Of course, finished product testing is another requirement. But Hilbert pointed out determining the best methods for pathogen detection while also finding tests that provide quick results at a low cost can be a tricky balancing act.

Companies want rapid methods for detecting spore growth, she said, and current methods typically take anywhere form 24 hours to five days, with most taking roughly three days. She said Hygiena offers processes to test for contaminants and detect other organisms.

The company’s Innovate System is a piece of equipment that can run 96 samples at once and test for multiple organisms simultaneously. Hygiena also sells its RapiScreen Dairy kit, which the company made to detect microbial contaminations in a range of dairy products and beverages.

When Galer thinks about facilities that effectively control pathogens, he said their programs tend to possess a “seek and destroy” mentality – “They are actively looking for pathogens in their environment.”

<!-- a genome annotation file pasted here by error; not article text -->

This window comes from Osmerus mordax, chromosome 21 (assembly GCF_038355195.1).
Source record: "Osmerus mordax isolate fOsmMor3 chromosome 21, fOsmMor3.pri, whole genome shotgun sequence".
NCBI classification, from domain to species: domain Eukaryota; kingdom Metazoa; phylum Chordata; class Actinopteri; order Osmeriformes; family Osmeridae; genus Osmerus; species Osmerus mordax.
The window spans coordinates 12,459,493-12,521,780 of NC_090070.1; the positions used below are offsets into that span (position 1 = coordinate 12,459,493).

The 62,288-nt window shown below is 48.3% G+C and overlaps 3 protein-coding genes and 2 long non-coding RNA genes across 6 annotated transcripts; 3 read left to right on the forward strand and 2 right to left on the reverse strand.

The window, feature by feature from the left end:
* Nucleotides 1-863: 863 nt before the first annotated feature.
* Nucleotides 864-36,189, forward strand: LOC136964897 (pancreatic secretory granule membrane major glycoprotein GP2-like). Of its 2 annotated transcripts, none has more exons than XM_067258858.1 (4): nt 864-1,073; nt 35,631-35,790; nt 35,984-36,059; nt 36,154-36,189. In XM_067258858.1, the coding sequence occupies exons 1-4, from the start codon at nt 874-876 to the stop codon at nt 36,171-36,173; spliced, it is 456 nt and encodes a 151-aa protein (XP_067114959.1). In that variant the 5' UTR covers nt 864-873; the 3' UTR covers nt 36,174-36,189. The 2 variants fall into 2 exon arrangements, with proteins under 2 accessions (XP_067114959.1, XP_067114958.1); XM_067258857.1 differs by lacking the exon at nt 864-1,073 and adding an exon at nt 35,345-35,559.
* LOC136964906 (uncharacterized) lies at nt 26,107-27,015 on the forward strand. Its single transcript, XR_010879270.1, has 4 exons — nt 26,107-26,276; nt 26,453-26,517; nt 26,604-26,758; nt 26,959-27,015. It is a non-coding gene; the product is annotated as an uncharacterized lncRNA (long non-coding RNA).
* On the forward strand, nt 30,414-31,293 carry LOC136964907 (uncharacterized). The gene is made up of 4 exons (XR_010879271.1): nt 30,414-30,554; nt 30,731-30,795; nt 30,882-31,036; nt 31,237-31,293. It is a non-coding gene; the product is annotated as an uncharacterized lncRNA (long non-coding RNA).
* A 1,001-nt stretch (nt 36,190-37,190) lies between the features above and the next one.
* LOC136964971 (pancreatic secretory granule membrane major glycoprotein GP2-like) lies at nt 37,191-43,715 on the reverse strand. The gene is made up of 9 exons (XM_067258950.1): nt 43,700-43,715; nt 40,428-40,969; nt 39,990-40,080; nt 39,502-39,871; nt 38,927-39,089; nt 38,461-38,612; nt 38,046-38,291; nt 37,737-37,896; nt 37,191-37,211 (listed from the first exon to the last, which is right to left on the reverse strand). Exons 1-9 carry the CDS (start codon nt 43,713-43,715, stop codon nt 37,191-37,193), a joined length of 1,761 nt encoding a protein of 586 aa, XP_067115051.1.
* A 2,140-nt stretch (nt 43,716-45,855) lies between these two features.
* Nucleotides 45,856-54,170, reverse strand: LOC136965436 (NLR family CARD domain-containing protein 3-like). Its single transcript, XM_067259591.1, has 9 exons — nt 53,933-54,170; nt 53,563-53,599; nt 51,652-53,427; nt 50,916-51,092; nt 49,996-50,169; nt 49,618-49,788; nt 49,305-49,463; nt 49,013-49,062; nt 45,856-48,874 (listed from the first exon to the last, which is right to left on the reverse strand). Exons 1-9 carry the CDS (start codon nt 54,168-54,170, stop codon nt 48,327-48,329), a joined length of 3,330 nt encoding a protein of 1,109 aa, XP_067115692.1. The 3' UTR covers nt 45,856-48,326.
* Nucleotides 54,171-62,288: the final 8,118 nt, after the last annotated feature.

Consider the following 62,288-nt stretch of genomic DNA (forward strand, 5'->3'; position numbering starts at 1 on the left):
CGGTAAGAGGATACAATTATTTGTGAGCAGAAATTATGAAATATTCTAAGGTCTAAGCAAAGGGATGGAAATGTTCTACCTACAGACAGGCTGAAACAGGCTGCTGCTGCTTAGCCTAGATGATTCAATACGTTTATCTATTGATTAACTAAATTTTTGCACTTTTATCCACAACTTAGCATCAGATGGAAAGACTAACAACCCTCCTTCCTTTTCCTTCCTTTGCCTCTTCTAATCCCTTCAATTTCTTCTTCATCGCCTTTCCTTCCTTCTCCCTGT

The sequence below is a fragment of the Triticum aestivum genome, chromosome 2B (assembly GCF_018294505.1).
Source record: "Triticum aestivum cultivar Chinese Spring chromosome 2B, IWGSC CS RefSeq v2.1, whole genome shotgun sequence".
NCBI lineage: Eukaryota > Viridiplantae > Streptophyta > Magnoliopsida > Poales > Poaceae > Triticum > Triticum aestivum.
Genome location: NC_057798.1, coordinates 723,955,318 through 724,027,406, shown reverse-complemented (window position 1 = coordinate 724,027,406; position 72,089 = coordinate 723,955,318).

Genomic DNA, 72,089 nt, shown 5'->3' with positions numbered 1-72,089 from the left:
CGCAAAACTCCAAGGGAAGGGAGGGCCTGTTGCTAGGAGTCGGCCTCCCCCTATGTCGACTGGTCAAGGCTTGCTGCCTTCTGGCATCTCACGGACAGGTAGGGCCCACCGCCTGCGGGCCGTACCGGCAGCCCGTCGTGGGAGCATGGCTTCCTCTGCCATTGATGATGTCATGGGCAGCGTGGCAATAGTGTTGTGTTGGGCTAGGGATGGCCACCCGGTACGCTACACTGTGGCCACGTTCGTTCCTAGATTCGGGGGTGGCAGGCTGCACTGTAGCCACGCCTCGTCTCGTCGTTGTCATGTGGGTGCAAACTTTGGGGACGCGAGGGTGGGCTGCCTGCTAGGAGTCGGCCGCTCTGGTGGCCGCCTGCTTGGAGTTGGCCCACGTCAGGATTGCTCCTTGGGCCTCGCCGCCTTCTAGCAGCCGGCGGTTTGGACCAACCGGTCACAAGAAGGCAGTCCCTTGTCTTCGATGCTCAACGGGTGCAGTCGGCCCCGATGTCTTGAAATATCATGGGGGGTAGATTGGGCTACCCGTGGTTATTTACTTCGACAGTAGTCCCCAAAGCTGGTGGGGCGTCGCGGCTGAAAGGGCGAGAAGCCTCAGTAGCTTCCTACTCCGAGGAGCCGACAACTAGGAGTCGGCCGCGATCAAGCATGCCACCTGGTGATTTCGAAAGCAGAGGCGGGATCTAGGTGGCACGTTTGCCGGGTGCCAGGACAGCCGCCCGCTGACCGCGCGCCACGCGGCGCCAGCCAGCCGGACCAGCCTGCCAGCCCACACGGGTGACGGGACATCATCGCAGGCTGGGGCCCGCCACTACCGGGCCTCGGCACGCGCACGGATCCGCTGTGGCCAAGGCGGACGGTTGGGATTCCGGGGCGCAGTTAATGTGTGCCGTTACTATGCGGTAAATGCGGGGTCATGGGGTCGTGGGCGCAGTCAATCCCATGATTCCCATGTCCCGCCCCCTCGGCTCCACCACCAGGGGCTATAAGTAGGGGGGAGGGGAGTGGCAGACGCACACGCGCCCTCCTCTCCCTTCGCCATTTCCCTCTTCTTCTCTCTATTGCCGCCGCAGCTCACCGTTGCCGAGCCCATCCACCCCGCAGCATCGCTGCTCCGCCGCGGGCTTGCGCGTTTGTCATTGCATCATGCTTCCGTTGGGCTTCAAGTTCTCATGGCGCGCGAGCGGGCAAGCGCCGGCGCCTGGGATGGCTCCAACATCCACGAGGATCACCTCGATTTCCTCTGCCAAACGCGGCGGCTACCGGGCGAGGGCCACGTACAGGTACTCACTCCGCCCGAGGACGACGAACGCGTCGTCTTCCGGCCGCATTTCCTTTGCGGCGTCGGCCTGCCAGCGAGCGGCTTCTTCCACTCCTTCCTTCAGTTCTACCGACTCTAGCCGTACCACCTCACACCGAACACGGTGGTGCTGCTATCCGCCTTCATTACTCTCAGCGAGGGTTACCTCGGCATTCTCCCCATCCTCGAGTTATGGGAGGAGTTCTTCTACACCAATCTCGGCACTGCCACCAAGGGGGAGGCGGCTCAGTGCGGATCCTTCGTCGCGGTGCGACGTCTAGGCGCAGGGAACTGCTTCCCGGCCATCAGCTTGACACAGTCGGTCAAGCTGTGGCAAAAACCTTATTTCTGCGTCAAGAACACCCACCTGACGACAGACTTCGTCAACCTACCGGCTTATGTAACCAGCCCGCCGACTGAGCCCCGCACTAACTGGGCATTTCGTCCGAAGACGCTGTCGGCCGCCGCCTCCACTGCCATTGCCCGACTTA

Processors carrying out effective plans systematically check zones throughout a facility, he said, including zones that are furthest from the processing area. Taking preventative measures and corrective actions can eliminate pathogens within a facility.

“If you’re not finding it, you dig deeper,” he added.

It’s in such situations that developing a strong food safety culture pays off. While it’s true that dairy processors want facilities free of pathogens, Galer said plants that effectively execute best practices also include dedicated employees from the top to bottom.

“When you think about seek and destroy, you actually want to reward the people that are out looking,” Galer said. “You want them to dig deeper and find (pathogens) before they get into the food.”